I think it’s time for me to declare 2015 the “year of fruity beers.” I’ve seen more fruit flavoured beers in 2015 than any other year. Nearly every brewery from Fort Garry, Amsterdam Brewery to Labatt making fruit flavoured beers to battle the heat. Budweiser USA, owned by Labatt’s owners Anheuser-Busch InBev sent out a tweet stating "Nobody cheers for the guy who brings a watermelon wheat beer.” Well.. the problem is that Budweiser’s Bud Light branch of beers produces several fruit flavoured beers ranging from Bud Light Apple to Bud Lime Mango-rita, which I can confidently state taste nasty - they’re trying to flavour a piss-poor product and market it to people who are drinking other types of beers and beverages as they’re sick and tired of the same ol’ Bud Light. What do I think of Budweiser’s Tweet? I think you should check out Parallel 49’s Seedspitter Watermelon Wit at Liquor Marts in Brandon and Dauphin, it’s a fruity, citrusy, watermelon wheat ale that goes well with Friday evening TGIF patio parties and this heat we’ve been having.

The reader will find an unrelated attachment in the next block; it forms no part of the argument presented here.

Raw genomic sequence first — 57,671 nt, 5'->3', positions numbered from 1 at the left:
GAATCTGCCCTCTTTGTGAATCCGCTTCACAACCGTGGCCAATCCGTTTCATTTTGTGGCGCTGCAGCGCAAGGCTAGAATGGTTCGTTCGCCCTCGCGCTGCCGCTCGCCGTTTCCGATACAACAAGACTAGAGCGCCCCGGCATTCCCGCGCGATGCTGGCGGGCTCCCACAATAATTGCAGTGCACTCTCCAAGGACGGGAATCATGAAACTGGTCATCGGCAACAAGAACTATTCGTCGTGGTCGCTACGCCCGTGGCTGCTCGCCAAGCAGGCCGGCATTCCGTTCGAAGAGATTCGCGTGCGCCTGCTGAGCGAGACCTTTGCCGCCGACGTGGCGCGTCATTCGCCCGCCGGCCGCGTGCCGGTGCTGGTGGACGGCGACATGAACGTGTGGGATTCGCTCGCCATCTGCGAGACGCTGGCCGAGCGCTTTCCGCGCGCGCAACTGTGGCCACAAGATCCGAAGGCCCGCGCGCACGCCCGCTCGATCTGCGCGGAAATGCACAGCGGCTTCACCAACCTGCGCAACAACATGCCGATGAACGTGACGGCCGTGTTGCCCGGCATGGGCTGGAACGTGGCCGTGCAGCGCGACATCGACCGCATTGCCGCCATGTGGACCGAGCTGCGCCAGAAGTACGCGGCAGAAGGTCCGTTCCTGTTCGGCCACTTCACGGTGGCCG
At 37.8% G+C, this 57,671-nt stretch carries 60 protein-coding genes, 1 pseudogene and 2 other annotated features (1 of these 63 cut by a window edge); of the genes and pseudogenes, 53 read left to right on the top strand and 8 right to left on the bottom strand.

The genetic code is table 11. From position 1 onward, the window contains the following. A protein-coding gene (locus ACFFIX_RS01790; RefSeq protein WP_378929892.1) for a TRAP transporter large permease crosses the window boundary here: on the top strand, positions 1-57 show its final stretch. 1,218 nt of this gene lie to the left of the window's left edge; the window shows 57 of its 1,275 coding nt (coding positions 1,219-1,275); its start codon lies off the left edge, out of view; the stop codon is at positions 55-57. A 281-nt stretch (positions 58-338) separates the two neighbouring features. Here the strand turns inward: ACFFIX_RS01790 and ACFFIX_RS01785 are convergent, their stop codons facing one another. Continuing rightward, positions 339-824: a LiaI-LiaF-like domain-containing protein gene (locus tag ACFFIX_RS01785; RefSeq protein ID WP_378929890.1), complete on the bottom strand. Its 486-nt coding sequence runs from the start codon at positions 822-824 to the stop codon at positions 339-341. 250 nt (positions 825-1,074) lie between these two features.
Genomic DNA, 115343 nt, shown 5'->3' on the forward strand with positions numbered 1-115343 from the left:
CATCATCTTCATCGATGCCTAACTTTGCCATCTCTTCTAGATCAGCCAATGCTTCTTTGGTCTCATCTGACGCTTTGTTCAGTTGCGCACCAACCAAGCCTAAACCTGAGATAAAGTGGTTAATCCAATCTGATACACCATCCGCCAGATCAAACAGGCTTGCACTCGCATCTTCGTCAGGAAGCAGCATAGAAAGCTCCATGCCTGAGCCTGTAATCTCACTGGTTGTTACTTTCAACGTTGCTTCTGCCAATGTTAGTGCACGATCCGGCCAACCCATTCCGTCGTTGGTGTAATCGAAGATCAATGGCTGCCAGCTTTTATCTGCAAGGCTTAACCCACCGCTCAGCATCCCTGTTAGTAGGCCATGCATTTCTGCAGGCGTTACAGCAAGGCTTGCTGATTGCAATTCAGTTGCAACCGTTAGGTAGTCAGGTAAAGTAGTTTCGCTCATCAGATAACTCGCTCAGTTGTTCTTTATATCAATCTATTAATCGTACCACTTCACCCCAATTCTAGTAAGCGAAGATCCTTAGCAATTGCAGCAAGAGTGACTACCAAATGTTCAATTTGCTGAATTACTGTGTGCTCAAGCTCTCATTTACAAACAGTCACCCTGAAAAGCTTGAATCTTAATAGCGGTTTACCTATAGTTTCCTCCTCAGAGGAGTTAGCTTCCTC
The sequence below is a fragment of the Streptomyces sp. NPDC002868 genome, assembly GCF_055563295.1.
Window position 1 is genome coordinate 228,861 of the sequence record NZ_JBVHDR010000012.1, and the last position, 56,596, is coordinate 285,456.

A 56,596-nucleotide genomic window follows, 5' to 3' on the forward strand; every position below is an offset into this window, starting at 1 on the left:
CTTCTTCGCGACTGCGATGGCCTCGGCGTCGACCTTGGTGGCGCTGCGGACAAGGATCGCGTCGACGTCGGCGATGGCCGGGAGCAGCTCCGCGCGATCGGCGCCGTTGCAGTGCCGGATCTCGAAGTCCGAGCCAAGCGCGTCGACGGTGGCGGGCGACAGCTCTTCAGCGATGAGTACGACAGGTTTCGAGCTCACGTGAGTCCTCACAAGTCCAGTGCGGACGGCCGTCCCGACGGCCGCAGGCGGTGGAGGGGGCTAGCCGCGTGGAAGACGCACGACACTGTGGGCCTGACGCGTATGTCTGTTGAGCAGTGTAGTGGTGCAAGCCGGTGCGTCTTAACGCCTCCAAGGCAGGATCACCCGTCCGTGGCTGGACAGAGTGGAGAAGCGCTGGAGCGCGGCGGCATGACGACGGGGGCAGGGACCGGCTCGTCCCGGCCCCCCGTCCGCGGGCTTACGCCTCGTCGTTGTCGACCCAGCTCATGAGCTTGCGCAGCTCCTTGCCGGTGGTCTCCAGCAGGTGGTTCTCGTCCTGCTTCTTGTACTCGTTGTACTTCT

Another fruity beer I’ve been drinking a lot of lately is Unibroue’s Éphémère Poire (Pear) Wheat Ale. As you probably already know, I’m probably one of the biggest fans of Unibroue in the world. I seldom mention them in my column because I find whenever I do mention them, one of their beers ends up exploding in my face (TIP: ALWAYS chill Unibroue beers, even if it tastes better room temperature - you just don’t want to get a cork in your eye and beer all over your clothes.. like I did). Unibroue’s Éphémère line has produced a lot of fruit flavoured beers over the years from apple, cranberry, cherry and even cassis. My absolute favourites were the late cassis and the late raspberry Éphémère. I’m not a fan of pears but I can’t seem to get enough of Éphémère poire. Poire pours a hazy golden straw, very cloudy, incredibly carbonated and fizzy. A bit of a creamy white foam on top that gently fizzes away. The aroma gives me notes of freshly sliced pears, notes of bubble gum, Belgian yeast to give it a bit of a hint of bread, a bit of apple core and just a hint of lemon. The beer tastes like it smells, the yeast makes a big appearance in this beer to give it more of a bready bite to it, notes of pears, apples, light herbal notes, lemon peel and some bubble gum sweetness.